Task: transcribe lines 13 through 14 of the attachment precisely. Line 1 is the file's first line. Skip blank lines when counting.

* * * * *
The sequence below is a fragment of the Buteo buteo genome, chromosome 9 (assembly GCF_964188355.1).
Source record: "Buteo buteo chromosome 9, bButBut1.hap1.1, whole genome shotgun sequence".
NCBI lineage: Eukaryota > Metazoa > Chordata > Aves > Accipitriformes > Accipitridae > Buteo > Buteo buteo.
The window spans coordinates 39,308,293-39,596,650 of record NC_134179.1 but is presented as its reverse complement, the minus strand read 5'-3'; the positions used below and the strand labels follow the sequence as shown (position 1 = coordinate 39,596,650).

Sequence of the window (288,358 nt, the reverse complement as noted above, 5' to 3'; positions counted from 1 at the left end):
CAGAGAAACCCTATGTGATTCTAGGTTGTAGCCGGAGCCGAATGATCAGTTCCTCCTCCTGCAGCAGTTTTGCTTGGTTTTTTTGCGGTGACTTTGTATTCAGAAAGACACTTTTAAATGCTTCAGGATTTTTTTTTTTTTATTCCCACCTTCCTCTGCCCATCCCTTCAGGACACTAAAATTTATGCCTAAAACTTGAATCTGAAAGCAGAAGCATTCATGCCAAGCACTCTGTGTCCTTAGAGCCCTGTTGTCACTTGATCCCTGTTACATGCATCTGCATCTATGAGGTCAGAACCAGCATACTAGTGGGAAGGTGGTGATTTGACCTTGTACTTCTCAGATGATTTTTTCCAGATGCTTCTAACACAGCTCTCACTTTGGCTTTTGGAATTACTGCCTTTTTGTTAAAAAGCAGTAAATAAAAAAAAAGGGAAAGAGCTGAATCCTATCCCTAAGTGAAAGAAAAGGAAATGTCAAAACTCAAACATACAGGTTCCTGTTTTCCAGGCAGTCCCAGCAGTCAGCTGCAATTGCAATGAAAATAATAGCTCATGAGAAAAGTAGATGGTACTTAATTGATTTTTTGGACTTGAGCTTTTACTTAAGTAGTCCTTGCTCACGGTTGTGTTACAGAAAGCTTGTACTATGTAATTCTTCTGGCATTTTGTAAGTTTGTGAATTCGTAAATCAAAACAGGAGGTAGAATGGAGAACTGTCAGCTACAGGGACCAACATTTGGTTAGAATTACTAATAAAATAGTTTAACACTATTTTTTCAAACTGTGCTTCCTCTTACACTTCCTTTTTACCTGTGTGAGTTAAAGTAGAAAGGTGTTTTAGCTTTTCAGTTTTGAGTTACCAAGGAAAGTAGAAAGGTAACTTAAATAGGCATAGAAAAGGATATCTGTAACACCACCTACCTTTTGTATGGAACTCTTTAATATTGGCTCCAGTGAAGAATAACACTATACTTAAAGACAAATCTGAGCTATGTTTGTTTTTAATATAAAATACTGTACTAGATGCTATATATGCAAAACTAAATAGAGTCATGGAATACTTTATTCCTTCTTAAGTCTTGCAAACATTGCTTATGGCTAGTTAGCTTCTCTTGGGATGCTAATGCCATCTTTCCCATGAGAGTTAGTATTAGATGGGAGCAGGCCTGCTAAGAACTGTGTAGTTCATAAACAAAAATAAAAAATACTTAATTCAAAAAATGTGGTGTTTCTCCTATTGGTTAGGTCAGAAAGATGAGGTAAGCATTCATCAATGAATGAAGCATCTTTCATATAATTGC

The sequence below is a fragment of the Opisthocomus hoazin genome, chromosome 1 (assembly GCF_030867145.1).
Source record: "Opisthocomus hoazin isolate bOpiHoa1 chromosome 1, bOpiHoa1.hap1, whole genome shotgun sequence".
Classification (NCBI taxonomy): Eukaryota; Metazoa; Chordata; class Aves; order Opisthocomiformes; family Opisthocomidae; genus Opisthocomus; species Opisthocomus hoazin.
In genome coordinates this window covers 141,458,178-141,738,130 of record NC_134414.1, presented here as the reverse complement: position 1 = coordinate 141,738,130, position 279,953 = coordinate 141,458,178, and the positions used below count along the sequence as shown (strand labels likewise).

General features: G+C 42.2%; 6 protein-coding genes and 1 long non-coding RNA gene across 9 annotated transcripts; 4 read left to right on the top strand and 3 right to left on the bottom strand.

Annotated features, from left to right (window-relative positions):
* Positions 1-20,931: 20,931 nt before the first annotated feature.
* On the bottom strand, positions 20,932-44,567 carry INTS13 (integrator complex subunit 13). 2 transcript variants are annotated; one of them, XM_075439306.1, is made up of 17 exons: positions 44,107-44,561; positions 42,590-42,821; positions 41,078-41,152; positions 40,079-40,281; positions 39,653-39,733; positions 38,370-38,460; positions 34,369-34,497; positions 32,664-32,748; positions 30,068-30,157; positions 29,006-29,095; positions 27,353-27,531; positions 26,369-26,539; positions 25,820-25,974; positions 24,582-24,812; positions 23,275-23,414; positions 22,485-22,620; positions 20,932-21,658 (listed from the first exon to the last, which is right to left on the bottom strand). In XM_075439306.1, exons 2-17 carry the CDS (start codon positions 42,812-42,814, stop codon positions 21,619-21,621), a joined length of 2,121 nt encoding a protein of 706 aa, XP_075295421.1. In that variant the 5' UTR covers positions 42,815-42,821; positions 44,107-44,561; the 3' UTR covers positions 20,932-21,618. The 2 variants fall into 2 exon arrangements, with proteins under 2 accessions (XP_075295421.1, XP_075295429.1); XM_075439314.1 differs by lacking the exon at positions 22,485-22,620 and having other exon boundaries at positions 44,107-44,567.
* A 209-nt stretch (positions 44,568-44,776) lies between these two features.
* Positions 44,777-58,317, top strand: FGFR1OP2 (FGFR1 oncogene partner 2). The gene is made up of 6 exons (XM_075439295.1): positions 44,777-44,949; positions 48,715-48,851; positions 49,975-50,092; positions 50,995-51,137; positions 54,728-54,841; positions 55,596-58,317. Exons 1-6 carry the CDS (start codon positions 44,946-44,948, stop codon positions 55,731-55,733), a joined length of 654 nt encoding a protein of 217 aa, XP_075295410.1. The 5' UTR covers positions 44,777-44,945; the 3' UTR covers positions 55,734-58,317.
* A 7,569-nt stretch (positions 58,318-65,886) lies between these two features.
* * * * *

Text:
* Positions 1-20,931: 20,931 nt before the first annotated feature.
* On the bottom strand, positions 20,932-44,567 carry INTS13 (integrator complex subunit 13). 2 transcript variants are annotated; one of them, XM_075439306.1, is made up of 17 exons: positions 44,107-44,561; positions 42,590-42,821; positions 41,078-41,152; positions 40,079-40,281; positions 39,653-39,733; positions 38,370-38,460; positions 34,369-34,497; positions 32,664-32,748; positions 30,068-30,157; positions 29,006-29,095; positions 27,353-27,531; positions 26,369-26,539; positions 25,820-25,974; positions 24,582-24,812; positions 23,275-23,414; positions 22,485-22,620; positions 20,932-21,658 (listed from the first exon to the last, which is right to left on the bottom strand). In XM_075439306.1, exons 2-17 carry the CDS (start codon positions 42,812-42,814, stop codon positions 21,619-21,621), a joined length of 2,121 nt encoding a protein of 706 aa, XP_075295421.1. In that variant the 5' UTR covers positions 42,815-42,821; positions 44,107-44,561; the 3' UTR covers positions 20,932-21,618. The 2 variants fall into 2 exon arrangements, with proteins under 2 accessions (XP_075295421.1, XP_075295429.1); XM_075439314.1 differs by lacking the exon at positions 22,485-22,620 and having other exon boundaries at positions 44,107-44,567.